School fields across the country

Football as its known today was first organized in England in the 1800’s and played on school fields across the country. Football has come from its humble origins 200 years ago to be one of the most popular sports on earth played in virtually every county in the world. This month 1.5 billion people are expected to watch the world cup final in the German capital of Berlin making it the most watched sporting event of all time. For many people football is more than just a sport, it has brought communities together and started its own cultures and sub cultures. Bill Shankly once said ‘Some people believe football is a matter of life and death. I’m very disappointed with that attitude. I can assure you it is much, much more important than that.’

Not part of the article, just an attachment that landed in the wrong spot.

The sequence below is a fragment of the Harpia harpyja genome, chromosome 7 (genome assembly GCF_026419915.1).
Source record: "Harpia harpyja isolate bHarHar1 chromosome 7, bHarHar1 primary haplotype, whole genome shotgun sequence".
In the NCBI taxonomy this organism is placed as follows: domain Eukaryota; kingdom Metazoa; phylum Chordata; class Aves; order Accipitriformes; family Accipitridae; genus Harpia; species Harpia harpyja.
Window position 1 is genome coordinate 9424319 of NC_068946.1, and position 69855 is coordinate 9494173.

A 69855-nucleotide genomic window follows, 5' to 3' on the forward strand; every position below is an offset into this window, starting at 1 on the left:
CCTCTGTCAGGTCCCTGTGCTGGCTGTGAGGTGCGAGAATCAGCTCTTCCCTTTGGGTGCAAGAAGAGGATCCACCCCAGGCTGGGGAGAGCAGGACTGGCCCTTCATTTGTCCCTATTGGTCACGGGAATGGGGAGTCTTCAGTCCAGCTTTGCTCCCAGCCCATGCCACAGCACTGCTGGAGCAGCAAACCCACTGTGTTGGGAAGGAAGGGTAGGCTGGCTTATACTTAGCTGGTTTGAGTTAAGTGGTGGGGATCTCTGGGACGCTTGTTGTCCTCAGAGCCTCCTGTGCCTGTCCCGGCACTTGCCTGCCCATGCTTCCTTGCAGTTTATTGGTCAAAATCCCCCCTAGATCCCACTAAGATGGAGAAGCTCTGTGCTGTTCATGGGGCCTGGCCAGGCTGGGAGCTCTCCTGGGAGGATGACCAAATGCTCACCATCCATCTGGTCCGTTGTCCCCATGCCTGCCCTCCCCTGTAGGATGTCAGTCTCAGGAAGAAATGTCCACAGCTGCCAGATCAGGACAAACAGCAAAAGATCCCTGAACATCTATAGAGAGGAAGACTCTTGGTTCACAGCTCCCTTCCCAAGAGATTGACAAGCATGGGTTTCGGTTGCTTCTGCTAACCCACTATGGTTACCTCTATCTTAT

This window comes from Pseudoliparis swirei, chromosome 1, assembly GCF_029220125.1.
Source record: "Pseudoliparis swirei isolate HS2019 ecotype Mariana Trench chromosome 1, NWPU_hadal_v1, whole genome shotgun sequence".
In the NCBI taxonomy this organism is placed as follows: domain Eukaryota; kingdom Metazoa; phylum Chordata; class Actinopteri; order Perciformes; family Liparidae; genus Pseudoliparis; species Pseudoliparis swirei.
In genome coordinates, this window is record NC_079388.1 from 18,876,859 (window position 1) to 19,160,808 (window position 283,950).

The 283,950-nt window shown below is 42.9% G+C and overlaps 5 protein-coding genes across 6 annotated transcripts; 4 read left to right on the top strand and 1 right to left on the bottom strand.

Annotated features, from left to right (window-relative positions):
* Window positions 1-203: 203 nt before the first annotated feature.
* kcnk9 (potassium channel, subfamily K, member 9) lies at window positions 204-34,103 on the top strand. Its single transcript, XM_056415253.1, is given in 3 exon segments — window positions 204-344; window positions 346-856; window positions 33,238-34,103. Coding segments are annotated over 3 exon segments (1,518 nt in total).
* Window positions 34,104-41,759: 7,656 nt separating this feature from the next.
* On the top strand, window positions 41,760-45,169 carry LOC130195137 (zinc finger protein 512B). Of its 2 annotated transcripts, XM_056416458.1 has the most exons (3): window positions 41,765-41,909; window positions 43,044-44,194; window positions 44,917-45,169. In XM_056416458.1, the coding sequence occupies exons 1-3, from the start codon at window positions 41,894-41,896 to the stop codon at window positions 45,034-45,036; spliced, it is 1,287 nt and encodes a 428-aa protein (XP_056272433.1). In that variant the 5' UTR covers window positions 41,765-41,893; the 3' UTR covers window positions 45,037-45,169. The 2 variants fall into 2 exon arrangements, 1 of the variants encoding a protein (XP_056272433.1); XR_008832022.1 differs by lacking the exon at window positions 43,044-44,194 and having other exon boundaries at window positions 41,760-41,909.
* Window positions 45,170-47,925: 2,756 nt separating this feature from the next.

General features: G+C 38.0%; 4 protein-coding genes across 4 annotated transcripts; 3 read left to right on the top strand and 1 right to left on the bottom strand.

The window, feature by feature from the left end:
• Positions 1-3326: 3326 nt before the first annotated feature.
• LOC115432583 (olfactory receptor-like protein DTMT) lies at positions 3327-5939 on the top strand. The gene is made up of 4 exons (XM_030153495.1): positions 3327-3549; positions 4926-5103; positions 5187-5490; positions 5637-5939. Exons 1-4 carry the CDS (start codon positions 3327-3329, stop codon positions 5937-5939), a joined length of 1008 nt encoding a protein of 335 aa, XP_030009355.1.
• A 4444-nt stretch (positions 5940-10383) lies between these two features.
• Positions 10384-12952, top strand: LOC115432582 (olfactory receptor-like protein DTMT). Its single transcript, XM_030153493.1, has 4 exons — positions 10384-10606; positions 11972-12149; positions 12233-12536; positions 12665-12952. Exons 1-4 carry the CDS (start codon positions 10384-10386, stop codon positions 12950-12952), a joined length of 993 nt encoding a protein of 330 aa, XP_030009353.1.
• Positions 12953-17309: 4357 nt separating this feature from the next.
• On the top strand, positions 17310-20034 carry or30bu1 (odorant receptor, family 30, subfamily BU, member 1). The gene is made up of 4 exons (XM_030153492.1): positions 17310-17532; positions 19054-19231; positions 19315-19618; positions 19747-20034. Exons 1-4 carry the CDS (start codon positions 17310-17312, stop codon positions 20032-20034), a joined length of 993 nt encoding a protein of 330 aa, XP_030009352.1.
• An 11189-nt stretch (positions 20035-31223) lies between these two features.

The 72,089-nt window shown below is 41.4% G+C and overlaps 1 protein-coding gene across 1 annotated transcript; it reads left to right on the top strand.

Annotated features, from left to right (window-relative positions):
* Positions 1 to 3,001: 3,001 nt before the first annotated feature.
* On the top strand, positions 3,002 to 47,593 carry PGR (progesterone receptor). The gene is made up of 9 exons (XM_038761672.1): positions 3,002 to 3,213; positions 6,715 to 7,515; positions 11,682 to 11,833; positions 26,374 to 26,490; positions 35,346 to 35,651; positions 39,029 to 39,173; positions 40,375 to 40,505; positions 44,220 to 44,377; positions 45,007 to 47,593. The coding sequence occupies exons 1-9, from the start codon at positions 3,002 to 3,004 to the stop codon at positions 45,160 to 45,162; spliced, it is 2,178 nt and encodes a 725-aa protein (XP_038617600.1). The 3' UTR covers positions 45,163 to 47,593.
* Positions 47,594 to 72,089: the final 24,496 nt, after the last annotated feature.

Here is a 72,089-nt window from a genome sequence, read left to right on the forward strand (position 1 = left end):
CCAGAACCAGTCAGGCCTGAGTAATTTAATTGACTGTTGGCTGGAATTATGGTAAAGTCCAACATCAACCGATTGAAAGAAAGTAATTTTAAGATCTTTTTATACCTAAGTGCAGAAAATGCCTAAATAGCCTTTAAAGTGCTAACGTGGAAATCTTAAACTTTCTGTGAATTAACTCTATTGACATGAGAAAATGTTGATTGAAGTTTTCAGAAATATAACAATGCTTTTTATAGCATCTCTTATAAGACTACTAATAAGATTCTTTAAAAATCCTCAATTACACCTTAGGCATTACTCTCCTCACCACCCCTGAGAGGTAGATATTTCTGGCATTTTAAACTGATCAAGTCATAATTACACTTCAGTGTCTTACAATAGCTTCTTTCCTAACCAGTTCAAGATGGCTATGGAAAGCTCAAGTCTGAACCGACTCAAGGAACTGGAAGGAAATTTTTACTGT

In the early 1900’s football began to gain a lot of publicity and soon thousands of working class fans across the country began following there local clubs. The world famous FA cup became the goal for many clubs across the land and was followed religiously by supporters. Thousands of fans watched the games in particular the FA cup final which is still a special event even today. In 1923 200 000 spectators descended into the capital and crammed themselves into the newly built Wembley stadium to watch Bolton Wanderers beat West Ham United 2-0. The record breaking crowd is a fantastic example of the passion and excitement for the game in the pre war years.